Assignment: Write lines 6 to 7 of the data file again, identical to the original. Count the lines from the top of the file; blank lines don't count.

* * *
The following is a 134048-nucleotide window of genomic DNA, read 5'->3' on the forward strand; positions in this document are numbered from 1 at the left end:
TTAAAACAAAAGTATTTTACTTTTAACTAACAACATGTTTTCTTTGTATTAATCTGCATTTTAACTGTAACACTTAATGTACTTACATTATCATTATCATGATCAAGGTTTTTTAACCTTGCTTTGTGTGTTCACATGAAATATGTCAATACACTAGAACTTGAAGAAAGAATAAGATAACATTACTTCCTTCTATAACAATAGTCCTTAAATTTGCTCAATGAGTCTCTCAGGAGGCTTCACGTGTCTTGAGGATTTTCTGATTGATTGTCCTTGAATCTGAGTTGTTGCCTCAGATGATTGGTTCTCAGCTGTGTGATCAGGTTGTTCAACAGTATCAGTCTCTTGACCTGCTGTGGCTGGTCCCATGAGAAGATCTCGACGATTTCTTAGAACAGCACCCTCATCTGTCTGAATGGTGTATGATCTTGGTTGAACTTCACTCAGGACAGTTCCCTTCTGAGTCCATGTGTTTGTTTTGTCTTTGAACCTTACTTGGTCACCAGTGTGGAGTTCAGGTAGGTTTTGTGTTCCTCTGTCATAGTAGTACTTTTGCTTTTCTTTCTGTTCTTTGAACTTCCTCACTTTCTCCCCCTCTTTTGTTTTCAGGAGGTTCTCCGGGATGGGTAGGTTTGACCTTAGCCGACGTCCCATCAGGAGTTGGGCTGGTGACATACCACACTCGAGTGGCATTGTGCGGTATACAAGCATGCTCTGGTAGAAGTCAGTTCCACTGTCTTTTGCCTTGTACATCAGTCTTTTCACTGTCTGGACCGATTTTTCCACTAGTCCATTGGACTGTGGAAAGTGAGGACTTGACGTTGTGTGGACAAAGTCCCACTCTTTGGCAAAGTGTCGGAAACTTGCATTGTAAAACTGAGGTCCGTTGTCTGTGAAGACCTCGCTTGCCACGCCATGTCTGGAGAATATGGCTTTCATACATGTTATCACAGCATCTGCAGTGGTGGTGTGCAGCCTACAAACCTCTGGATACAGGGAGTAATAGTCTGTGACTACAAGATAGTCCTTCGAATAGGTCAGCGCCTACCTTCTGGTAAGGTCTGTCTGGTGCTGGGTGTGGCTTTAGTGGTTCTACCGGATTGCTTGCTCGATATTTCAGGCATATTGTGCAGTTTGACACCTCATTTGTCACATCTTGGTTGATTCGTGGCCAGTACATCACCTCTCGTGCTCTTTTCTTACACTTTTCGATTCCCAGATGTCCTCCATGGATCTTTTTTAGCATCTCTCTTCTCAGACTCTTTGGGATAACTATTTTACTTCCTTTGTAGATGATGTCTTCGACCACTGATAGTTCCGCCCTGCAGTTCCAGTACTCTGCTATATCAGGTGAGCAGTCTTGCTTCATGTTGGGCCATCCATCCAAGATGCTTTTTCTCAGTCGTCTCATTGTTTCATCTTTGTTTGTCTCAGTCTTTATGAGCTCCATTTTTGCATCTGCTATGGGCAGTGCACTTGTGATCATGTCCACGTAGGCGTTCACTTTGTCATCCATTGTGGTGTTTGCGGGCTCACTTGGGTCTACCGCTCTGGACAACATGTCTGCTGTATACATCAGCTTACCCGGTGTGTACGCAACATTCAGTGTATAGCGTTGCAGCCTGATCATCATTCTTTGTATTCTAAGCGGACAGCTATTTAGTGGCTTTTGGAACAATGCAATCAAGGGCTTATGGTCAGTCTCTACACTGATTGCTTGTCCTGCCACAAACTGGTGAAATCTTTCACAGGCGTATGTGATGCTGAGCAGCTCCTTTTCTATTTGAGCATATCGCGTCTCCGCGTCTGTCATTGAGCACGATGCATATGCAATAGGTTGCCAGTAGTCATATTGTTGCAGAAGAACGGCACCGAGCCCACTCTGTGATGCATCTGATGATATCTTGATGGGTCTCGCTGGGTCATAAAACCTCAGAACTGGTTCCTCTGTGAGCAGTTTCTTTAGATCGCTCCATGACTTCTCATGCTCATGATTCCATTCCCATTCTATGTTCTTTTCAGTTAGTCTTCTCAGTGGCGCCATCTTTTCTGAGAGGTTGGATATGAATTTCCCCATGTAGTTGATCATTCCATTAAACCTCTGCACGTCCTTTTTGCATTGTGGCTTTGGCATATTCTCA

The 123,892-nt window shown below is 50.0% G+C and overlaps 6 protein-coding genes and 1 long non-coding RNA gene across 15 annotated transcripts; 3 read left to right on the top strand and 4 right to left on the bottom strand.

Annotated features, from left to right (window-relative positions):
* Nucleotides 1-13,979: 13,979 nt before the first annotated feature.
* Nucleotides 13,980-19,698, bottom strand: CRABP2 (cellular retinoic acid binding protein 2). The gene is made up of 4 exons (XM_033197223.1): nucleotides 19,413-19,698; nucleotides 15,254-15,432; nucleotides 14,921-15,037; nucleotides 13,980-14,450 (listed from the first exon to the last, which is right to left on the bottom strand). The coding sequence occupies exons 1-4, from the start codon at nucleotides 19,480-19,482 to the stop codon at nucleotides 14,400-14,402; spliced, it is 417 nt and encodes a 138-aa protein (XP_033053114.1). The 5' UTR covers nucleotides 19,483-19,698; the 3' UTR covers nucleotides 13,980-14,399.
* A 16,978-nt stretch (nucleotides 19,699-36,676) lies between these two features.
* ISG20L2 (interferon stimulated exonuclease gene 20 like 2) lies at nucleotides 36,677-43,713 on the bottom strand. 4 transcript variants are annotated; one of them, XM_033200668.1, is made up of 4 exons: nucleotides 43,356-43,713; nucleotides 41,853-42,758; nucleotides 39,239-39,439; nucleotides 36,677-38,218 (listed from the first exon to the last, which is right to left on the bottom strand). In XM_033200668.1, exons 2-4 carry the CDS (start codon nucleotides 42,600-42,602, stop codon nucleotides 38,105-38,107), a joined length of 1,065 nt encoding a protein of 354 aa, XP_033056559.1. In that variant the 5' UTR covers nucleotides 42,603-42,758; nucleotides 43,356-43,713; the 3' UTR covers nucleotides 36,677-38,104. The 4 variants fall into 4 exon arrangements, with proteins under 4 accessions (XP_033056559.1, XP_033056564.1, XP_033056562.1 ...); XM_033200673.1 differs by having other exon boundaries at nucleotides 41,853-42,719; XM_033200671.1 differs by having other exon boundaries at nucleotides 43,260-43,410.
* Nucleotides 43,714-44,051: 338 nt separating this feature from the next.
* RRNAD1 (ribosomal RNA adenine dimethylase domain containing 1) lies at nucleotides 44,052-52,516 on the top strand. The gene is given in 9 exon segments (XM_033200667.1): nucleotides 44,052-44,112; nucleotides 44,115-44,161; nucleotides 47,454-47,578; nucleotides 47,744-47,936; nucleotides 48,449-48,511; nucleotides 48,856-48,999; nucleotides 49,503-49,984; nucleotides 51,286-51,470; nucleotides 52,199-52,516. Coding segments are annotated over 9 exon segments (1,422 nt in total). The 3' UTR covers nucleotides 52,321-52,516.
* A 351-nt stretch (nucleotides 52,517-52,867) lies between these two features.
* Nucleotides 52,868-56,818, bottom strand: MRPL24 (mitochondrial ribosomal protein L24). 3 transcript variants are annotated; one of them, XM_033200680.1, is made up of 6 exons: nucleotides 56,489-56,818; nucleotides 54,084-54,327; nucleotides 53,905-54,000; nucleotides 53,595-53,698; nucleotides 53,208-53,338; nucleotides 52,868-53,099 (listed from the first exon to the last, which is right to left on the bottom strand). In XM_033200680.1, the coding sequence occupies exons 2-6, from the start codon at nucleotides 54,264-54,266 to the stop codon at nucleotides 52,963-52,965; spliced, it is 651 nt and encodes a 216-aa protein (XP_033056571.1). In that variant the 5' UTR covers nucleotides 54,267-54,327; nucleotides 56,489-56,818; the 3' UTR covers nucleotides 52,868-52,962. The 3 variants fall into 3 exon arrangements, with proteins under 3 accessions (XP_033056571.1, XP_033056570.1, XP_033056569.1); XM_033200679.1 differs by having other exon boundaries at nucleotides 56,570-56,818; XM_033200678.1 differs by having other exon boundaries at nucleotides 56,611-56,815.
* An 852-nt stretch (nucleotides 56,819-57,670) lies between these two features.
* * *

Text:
* Nucleotides 13,980-19,698, bottom strand: CRABP2 (cellular retinoic acid binding protein 2). The gene is made up of 4 exons (XM_033197223.1): nucleotides 19,413-19,698; nucleotides 15,254-15,432; nucleotides 14,921-15,037; nucleotides 13,980-14,450 (listed from the first exon to the last, which is right to left on the bottom strand). The coding sequence occupies exons 1-4, from the start codon at nucleotides 19,480-19,482 to the stop codon at nucleotides 14,400-14,402; spliced, it is 417 nt and encodes a 138-aa protein (XP_033053114.1). The 5' UTR covers nucleotides 19,483-19,698; the 3' UTR covers nucleotides 13,980-14,399.
* A 16,978-nt stretch (nucleotides 19,699-36,676) lies between these two features.